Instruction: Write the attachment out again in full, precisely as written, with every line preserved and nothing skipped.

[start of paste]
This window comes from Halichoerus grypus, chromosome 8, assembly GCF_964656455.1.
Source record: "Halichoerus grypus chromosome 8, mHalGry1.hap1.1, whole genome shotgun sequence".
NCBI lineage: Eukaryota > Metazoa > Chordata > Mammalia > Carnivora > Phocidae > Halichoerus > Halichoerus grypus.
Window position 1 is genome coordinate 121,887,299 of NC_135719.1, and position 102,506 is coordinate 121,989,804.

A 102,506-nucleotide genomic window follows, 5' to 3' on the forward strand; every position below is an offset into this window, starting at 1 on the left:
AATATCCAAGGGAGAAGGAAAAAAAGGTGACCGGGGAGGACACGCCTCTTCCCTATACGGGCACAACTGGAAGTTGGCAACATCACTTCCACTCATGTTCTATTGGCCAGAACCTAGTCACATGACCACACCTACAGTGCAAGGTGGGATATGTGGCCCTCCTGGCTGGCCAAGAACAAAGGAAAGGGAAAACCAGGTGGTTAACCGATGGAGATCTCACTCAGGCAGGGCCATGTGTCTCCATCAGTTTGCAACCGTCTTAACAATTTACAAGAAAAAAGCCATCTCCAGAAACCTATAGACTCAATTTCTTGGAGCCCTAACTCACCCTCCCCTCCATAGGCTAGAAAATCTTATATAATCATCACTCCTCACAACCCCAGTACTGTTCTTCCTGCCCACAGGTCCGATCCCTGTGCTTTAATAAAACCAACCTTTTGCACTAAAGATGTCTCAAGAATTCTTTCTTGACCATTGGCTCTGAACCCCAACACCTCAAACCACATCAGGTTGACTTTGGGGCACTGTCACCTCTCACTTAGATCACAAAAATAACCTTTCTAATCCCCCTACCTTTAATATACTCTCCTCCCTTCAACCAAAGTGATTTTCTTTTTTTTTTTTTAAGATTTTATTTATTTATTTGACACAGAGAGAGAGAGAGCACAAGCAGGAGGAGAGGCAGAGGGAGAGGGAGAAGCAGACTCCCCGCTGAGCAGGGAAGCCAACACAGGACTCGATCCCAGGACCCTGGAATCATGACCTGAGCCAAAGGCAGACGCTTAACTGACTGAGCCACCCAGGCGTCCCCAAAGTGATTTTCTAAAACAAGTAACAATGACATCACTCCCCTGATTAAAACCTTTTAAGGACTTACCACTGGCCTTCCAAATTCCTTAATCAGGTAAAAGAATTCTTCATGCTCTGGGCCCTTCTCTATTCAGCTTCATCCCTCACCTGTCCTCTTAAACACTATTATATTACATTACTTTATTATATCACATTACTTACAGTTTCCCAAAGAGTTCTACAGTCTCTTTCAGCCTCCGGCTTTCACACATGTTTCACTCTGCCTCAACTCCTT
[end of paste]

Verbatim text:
This window comes from Halichoerus grypus, chromosome 8, assembly GCF_964656455.1.
Source record: "Halichoerus grypus chromosome 8, mHalGry1.hap1.1, whole genome shotgun sequence".
NCBI lineage: Eukaryota > Metazoa > Chordata > Mammalia > Carnivora > Phocidae > Halichoerus > Halichoerus grypus.
Window position 1 is genome coordinate 121,887,299 of NC_135719.1, and position 102,506 is coordinate 121,989,804.

A 102,506-nucleotide genomic window follows, 5' to 3' on the forward strand; every position below is an offset into this window, starting at 1 on the left:
AATATCCAAGGGAGAAGGAAAAAAAGGTGACCGGGGAGGACACGCCTCTTCCCTATACGGGCACAACTGGAAGTTGGCAACATCACTTCCACTCATGTTCTATTGGCCAGAACCTAGTCACATGACCACACCTACAGTGCAAGGTGGGATATGTGGCCCTCCTGGCTGGCCAAGAACAAAGGAAAGGGAAAACCAGGTGGTTAACCGATGGAGATCTCACTCAGGCAGGGCCATGTGTCTCCATCAGTTTGCAACCGTCTTAACAATTTACAAGAAAAAAGCCATCTCCAGAAACCTATAGACTCAATTTCTTGGAGCCCTAACTCACCCTCCCCTCCATAGGCTAGAAAATCTTATATAATCATCACTCCTCACAACCCCAGTACTGTTCTTCCTGCCCACAGGTCCGATCCCTGTGCTTTAATAAAACCAACCTTTTGCACTAAAGATGTCTCAAGAATTCTTTCTTGACCATTGGCTCTGAACCCCAACACCTCAAACCACATCAGGTTGACTTTGGGGCACTGTCACCTCTCACTTAGATCACAAAAATAACCTTTCTAATCCCCCTACCTTTAATATACTCTCCTCCCTTCAACCAAAGTGATTTTCTTTTTTTTTTTTTAAGATTTTATTTATTTATTTGACACAGAGAGAGAGAGAGCACAAGCAGGAGGAGAGGCAGAGGGAGAGGGAGAAGCAGACTCCCCGCTGAGCAGGGAAGCCAACACAGGACTCGATCCCAGGACCCTGGAATCATGACCTGAGCCAAAGGCAGACGCTTAACTGACTGAGCCACCCAGGCGTCCCCAAAGTGATTTTCTAAAACAAGTAACAATGACATCACTCCCCTGATTAAAACCTTTTAAGGACTTACCACTGGCCTTCCAAATTCCTTAATCAGGTAAAAGAATTCTTCATGCTCTGGGCCCTTCTCTATTCAGCTTCATCCCTCACCTGTCCTCTTAAACACTATTATATTACATTACTTTATTATATCACATTACTTACAGTTTCCCAAAGAGTTCTACAGTCTCTTTCAGCCTCCGGCTTTCACACATGTTTCACTCTGCCTCAACTCCTT